ClassicStar, which made headlines by buying at auction about $45 million worth of broodmares from 2001-2004, has since declared bankruptcy amid allegations it liquidated the bulk of its assets -- including the Kentucky farm location and various horses -- prior to the protective court filing. With farm property and horses gone from the picture, the focus of many plaintiffs has since shifted to assets controlled by GeoStar, a privately-owned energy company.
GeoStar, which has denied allegations made in the case, such as fraud and racketeering, claims it is trying to cooperate with all the requests for documents. But the company argues it can’t keep up with the demands, despite the presence of MDL guidelines and scheduling intending to streamline performance.
“This litigation has proceeded not so much as an MDL, but as a number of separate lawsuits that happen to be taking place at the same time,” wrote a GeoStar-affiliated attorney in a Dec. 1 status report.
The report claims GeoStar has produced 350,000 pages of documents, as well as copies of computer servers containing “literally millions of pages of documents” related to ClassicStar, but is still getting more requests. Included are what the company claims are demands for documents, “regardless of whether they have anything to do with the business of ClassicStar or any related gas investments.”
Hood in the conference made rulings he trusts will solve some of the jam-ups in the process. He promised to make a new scheduling order that would extend the discovery period from March to September, and he appointed separate attorney steering committees to coordinate efforts of both the plaintiffs, which number close to 70, and the defendants, which total close to 40.
The judge also acknowledged it appeared more lawsuits possibly will be added to the docket, which could potentially skew attempts at efficient discovery. Seven lawsuits were active when the MDL was ordered in October 2007, but 15 have since been added, including three in the last three months. Hood said his next scheduling order, called “Track One,” would deal only with the current lawsuits. Any additional suits would be bound by an undetermined “Track Two” schedule.
“The parameters are that discovery will end in September (2009) for Track One,” he said, noting concerns with five-year statute of limitation on fraud and breach of contract cases (the first case was filed in 2006). “I don’t want this going into 2010 for the original filers.”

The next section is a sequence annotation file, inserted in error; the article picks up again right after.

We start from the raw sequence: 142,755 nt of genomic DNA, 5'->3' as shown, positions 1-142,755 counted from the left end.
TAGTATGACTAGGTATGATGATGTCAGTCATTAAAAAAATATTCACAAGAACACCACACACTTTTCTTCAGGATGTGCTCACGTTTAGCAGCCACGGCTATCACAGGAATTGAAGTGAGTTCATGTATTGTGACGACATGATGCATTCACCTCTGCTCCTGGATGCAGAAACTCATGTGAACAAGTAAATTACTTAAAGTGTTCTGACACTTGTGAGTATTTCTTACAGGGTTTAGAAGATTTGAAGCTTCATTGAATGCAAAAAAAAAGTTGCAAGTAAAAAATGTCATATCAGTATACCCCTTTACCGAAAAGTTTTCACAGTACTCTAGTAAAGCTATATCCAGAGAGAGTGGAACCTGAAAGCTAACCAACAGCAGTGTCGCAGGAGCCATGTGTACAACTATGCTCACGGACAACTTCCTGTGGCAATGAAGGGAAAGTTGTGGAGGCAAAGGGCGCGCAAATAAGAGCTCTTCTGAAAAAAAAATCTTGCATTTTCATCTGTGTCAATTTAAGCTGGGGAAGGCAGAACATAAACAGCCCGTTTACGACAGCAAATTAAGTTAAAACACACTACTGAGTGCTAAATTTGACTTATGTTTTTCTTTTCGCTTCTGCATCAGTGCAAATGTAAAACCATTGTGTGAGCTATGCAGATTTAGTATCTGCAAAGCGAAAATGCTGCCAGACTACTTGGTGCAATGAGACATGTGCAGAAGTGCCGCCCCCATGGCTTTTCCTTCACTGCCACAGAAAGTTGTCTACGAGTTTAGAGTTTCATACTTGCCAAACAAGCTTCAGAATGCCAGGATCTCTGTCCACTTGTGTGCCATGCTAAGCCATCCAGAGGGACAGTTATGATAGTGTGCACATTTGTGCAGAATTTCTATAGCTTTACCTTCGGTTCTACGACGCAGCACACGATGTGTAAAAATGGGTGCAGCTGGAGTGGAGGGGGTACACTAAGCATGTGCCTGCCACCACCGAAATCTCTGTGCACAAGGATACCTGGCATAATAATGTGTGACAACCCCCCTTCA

In addition to original ClassicStar principals Tony Ferguson, who is a GeoStar executive, and the father-and-son team of David and Spencer Plummer, other defendants include a finance company allegedly affiliated with the Plummers, as well as various individuals and entities involved in financial planning and accounting firms, among others, who allegedly advised various plaintiffs. There are different combinations of defendants in each lawsuit.
The Plummers founded a predecessor company called Classic Breeders in the late 1990s and later sold the operation to GeoStar while remaining on as executives. They exited ClassicStar just weeks ahead of the Feb. 23 raid by federal officials at the then farm location in Versailles, Ky., with a separate raid conducted at the Plummers’ Utah ClassicStar location. The Plummers, GeoStar and various alleged affiliates on each side are involved in a cross-claim dispute where various charges of blame and financial mismanagement are leveled against the other.
Other selected articles on ClassicStar:
ClassicStar Lawsuits Moved to Kentucky (October 2007)
ClassicStar Bankruptcy Filing Presents New Issues (September 2007)
One-Time ClassicStar Associates Blame Each Other for Woes (June 2007)
Former NBA Player Files Lawsuit Against ClassicStar (June 2007)
Woodford Thoroughbreds Takes Over ClassicStar Property (June 2007)
ClassicStar Dispersal Set (November 2006)
ClassicStar Operating a Day After IRS Visit (February 2006)